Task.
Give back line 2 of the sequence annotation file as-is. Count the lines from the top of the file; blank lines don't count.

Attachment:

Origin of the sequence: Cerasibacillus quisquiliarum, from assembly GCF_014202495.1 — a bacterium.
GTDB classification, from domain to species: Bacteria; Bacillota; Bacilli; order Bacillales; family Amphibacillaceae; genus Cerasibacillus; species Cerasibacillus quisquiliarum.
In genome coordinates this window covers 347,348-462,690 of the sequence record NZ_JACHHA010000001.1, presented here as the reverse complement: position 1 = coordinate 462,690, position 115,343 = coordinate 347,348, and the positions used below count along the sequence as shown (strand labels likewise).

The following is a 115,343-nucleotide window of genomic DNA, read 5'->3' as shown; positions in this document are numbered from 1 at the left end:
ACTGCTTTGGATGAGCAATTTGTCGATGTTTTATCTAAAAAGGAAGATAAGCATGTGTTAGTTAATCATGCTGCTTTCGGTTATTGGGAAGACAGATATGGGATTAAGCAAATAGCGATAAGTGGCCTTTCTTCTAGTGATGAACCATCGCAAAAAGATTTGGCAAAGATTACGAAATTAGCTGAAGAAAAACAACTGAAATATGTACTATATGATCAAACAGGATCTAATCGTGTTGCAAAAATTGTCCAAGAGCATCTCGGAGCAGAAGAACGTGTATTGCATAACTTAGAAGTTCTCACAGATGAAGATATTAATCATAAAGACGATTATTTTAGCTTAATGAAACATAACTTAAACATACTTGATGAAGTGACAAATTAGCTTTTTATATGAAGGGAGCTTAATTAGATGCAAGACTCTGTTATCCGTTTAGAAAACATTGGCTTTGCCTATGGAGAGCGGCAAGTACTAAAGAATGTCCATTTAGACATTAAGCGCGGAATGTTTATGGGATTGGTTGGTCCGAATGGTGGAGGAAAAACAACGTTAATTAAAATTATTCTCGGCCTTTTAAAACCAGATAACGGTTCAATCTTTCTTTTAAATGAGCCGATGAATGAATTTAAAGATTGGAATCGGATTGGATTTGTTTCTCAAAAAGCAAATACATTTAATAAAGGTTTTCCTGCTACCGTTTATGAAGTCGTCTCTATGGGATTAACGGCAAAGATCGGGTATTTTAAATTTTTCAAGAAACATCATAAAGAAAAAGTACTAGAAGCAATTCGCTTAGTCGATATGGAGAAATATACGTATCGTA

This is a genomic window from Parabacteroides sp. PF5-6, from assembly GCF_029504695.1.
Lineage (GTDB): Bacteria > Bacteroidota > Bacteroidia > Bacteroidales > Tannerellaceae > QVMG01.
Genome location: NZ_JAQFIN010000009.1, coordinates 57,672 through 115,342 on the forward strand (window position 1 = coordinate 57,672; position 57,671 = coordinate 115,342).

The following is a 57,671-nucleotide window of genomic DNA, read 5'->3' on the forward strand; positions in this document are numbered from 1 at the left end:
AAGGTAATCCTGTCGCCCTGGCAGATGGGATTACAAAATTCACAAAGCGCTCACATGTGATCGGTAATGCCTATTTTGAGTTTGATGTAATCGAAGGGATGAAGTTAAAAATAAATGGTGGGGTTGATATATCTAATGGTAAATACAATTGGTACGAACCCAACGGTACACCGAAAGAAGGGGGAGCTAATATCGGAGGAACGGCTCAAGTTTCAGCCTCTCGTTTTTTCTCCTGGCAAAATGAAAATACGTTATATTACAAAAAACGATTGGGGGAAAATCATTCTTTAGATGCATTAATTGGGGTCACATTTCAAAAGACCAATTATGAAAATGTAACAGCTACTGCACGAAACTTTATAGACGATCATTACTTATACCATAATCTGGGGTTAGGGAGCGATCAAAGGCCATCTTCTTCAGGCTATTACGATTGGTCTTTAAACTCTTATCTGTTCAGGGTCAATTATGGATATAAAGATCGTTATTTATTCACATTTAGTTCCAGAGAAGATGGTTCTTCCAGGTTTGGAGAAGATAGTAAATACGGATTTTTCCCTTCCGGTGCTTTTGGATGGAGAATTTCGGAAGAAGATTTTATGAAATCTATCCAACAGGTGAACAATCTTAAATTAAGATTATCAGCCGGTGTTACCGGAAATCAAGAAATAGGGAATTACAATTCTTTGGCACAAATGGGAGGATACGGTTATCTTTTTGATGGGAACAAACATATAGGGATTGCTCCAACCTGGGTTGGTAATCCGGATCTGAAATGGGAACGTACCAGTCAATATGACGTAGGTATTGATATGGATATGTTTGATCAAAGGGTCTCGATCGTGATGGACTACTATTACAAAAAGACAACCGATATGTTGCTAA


GTDB classification, from domain to species: Bacteria; Bacillota; Bacilli; order Bacillales; family Amphibacillaceae; genus Cerasibacillus; species Cerasibacillus quisquiliarum.